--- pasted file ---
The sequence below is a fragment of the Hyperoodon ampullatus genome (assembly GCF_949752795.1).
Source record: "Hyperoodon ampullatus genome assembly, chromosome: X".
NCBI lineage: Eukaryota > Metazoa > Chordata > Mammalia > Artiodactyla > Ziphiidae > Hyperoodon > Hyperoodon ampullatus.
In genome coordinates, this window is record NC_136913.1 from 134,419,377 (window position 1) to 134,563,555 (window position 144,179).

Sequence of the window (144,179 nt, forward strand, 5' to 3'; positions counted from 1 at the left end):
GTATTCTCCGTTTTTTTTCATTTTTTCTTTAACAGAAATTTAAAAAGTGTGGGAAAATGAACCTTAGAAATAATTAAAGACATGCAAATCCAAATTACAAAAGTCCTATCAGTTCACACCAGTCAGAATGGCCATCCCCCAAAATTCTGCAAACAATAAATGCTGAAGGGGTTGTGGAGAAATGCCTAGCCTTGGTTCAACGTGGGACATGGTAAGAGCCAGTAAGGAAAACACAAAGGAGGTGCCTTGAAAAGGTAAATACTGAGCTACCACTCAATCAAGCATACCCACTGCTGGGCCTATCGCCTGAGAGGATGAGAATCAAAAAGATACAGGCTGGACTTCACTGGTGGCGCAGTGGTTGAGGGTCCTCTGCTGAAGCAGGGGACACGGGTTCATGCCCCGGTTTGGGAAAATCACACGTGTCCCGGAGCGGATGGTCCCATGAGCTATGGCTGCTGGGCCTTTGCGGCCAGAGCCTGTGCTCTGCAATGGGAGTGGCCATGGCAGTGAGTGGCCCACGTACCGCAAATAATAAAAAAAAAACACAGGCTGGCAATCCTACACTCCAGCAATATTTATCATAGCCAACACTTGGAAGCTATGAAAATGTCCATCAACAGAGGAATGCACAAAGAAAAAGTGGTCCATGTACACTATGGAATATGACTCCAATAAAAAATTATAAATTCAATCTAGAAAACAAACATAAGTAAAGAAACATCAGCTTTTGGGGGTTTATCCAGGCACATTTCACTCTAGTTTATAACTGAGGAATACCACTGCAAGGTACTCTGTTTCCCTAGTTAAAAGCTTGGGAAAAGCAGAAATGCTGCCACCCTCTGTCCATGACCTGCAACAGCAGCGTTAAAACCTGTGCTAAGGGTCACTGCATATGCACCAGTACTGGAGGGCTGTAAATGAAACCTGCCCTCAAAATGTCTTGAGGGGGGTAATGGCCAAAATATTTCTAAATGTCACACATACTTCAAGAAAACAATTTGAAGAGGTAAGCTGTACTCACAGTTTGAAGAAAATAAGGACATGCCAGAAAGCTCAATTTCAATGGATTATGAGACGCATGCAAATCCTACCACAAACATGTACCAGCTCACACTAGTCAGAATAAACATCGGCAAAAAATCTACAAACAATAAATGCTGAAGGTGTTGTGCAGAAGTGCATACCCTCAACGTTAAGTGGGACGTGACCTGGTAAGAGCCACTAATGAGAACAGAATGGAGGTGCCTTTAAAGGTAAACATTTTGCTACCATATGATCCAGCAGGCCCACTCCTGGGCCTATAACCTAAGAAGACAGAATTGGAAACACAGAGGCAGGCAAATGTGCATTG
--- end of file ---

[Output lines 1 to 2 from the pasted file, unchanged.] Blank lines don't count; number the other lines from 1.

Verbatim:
The sequence below is a fragment of the Hyperoodon ampullatus genome (assembly GCF_949752795.1).
Source record: "Hyperoodon ampullatus genome assembly, chromosome: X".